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The House voted 230 to 197 to impeach Trump for abuse of power, mostly along party lines. Lawmakers also voted to impeach the president on a second article, obstruction of Congress, in a 229-198 vote.
Gabbard, a 2020 presidential hopeful, released a lengthy statement following the votes.
“Throughout my life, whether through serving in the military or in Congress, I’ve always worked to do what is in the best interests of our country. Not what’s best for me politically or what’s best for my political part,” Gabbard said. “After doing my due diligence in reviewing the 658-page impeachment report, I came to the conclusion that I could not in good conscience vote either yes or no.”
Democratic presidential candidate U.S. Rep. Tulsi Gabbard, D-Hawaii speaks to Democrats gathered at the Spratt Issues Conference in Greenville, S.C., Saturday, Dec. 14, 2019. Gabbard voted “present” on both articles of impeachment against President Trump on Wednesday. (AP Photo/Meg Kinnard)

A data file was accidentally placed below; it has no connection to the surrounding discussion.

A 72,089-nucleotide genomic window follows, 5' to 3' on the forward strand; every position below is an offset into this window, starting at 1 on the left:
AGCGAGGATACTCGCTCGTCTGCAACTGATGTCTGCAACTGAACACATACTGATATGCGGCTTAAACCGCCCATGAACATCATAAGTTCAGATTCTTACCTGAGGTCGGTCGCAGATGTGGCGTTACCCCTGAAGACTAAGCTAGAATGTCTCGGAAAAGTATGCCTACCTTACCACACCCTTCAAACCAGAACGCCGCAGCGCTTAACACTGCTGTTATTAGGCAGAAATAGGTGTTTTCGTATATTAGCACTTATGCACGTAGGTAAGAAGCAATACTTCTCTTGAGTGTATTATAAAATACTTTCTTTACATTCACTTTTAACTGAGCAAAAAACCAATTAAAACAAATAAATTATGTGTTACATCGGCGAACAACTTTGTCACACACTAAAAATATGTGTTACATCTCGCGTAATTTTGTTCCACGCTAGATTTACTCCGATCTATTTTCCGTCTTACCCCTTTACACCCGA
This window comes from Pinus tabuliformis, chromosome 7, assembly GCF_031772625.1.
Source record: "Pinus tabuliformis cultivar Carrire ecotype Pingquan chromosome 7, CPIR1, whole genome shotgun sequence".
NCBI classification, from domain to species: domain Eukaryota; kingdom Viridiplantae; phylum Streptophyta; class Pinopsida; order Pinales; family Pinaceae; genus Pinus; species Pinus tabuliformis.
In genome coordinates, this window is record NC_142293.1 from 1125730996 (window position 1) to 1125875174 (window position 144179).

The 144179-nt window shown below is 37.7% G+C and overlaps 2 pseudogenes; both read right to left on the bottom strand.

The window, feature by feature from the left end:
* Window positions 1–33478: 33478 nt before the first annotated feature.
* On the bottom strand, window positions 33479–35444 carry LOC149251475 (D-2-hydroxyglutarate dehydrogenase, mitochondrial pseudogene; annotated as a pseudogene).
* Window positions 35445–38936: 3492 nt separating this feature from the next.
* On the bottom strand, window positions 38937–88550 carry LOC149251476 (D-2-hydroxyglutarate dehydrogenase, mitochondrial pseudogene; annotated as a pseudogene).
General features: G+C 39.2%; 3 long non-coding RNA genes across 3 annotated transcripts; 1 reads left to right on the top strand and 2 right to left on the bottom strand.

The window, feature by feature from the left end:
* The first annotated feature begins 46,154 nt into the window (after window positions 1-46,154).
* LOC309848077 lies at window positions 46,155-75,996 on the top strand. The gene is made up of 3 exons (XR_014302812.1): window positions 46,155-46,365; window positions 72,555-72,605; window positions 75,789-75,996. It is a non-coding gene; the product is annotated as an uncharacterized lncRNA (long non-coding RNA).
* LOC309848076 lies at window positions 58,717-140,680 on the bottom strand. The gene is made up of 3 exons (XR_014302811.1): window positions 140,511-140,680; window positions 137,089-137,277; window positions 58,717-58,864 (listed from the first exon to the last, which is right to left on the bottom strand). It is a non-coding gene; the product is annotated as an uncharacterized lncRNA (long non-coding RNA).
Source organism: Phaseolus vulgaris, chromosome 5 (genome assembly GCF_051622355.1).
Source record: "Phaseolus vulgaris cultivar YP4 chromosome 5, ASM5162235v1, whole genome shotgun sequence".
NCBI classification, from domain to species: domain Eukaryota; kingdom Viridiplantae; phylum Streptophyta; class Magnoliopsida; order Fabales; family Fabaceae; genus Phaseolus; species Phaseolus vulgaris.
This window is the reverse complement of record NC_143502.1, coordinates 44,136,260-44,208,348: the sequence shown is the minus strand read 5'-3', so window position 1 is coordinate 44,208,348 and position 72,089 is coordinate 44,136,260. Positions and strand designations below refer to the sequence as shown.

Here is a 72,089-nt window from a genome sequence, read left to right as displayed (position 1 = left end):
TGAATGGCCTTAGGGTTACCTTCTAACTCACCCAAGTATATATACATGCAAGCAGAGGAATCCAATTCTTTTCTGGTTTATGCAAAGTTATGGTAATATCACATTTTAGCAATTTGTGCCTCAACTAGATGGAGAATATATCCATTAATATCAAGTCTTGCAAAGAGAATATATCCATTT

She said she believes Trump is guilty of wrongdoing but that she could not vote in favor of impeachment, saying the process must not be a “culmination of a partisan process.”
“When I cast my vote in support of the impeachment inquiry nearly three months ago, I said that in order to maintain the integrity of this solemn undertaking, it must not be a partisan endeavor,” Gabbard said. “Tragically, that’s what it has been. “
The Hawaiian congresswoman’s break from her party makes her the only White House contender to not favor impeachment.
The impeachment now heads to the GOP-controlled Senate, where Trump is expected to be acquitted.